Each individual local judge solely selects and oversees the private attorneys who are appointed to represent indigent people in their courts and approves (or disapproves) the attorneys’ vouchers requesting payment for their services. The Task Force found that local judges have nearly unfettered discretion in choosing the private attorneys to whom they appoint cases in their courtrooms. Though the Supreme Court Rules direct each judge to maintain a list of attorneys to be appointed, the rule “also gives courts broad discretion to bypass the roster,” and Tennessee law does not establish any qualifications, experience, or training necessary for private attorneys appointed to represent indigent people. Moreover, the Task Force learned it is not uncommon for judges to by-pass the district defender system entirely and appoint a private attorney even when the district defender is available, for reasons such as “a public defender was not physically present at the time, concern that the public defenders were overworked, or a preference for private counsel.”

The Task Force recommendations

The Supreme Court Task Force wants to replace the flawed and uncoordinated three systems with a single independent statewide commission to oversee all aspects of representation, including:

  • bringing all existing systems for the provision of counsel – the office of the post-conviction defender, the district defender office system and its Conference, and the private attorney appointment system – under the single umbrella of the commission;
  • preparing and managing a single annual budget for all activities related to the provision of legal representation to eligible adults and children;
  • developing and administering uniform training and performance standards for all attorneys providing public representation;
  • providing or arranging for the provision of continuing legal education programs and other training to maintain and improve the quality of services being provided;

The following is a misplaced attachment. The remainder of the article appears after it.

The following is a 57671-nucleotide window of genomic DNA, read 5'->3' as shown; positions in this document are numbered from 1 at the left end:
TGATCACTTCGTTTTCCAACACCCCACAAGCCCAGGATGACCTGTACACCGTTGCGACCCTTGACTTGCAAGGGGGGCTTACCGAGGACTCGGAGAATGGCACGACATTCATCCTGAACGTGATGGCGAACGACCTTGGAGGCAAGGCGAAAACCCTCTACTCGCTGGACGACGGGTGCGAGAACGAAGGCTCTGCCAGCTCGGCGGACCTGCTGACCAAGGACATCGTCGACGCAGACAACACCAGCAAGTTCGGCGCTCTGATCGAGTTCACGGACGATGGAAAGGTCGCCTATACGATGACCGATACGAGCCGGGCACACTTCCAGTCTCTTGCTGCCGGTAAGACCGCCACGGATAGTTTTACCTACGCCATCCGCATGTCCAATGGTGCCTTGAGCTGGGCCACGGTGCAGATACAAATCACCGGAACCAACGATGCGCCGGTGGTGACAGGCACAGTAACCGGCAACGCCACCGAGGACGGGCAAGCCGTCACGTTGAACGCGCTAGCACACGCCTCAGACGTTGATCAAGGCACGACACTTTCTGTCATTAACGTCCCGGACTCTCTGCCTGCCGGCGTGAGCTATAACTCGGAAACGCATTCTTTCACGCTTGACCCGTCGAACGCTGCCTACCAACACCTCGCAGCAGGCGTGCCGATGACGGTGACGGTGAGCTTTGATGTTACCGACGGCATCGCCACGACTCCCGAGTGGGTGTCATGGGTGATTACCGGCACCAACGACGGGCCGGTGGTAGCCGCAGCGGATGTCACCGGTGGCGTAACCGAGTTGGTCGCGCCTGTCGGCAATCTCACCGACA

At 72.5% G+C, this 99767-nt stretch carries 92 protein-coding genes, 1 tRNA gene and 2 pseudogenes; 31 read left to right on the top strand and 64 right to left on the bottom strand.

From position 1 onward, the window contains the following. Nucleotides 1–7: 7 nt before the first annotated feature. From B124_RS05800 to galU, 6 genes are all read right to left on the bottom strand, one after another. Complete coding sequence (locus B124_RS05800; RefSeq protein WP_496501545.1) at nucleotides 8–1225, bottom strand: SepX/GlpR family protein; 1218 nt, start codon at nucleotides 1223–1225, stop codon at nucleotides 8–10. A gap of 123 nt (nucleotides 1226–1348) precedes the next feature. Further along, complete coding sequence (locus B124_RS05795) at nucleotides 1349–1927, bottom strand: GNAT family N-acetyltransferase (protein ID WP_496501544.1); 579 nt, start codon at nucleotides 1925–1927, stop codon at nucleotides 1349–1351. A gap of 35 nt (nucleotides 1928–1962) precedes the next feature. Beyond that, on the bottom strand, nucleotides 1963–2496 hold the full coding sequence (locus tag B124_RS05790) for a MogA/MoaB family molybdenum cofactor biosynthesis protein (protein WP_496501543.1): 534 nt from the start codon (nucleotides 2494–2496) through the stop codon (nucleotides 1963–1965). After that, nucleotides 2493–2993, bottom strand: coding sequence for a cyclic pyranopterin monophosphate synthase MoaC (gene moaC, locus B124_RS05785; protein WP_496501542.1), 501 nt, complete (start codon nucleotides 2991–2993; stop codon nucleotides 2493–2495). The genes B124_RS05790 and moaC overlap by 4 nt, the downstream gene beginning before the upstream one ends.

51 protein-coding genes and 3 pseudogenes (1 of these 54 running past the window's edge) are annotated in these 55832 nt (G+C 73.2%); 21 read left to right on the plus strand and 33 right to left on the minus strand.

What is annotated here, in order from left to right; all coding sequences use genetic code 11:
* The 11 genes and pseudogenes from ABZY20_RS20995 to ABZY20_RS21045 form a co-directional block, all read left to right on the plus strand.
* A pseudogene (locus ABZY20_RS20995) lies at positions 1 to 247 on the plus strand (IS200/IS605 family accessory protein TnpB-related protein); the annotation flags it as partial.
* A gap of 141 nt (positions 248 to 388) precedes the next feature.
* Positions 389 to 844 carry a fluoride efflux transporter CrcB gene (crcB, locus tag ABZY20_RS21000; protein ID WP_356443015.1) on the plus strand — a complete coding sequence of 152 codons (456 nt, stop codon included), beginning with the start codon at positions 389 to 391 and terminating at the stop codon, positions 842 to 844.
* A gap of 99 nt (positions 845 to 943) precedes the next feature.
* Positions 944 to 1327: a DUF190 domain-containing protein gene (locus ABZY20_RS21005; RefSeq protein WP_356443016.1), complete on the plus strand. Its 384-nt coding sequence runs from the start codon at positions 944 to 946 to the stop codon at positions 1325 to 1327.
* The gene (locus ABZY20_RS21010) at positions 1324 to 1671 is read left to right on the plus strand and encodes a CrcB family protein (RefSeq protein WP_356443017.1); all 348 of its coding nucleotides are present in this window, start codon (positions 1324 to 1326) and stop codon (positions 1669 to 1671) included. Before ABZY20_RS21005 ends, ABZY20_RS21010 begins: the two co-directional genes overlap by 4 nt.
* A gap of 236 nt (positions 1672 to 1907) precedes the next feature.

• creating and administering a uniform certification program for lawyers desiring to be appointed to represent eligible adults and juveniles; and
  • transferring the existing resources and responsibilities from the Administrative Office of Courts to the commission to oversee the payment and supervision of appointed private attorneys.

The Task Force also recommends:

  • expanding the duties of the one statewide office, the Office of the Post-Conviction Defender, to handle all direct appeals statewide, relieving the district defender offices of this responsibility and creating greater efficiency in the handling of appeals;
  • increasing the funding to the district defender offices so that they can handle all trial-level cases other than those in which they have a conflict, including all criminal and juvenile delinquency cases, thereby greatly reducing the number of cases that go to the more expensive private attorney appointment system;
  • creating conflict defender offices in the (mostly urban) areas of the state where the number of conflict cases is so high as to justify having a full-time office to handle them, again greatly reducing the number of cases that must go to the more expensive private attorney appointment system; and
  • raising the hourly rate paid to private attorneys in appointed cases to between $75 and $125 per hour, with no distinction for in-court and out-of-court work and with no cap on maximum compensation, to ensure that an adequate number of lawyers who are capable of providing effective representation are willing to accept appointments in the conflict cases that cannot be handled by the district defender offices.


Out of respect for the separation of powers, the Task Force decided it was prudent to leave many of the details of this recommended system to the deliberative legislative process. The Task Force recommends that the legislature convene a multi-branch committee as soon as possible to address the details of the proposed commission, specifically: (a) the composition of the commission and the selection of its members; (b) the scope of its duties; and (c) the process for transferring existing resources and personnel to the commission.

The 6AC will keep you posted as the process enters the legislative arena!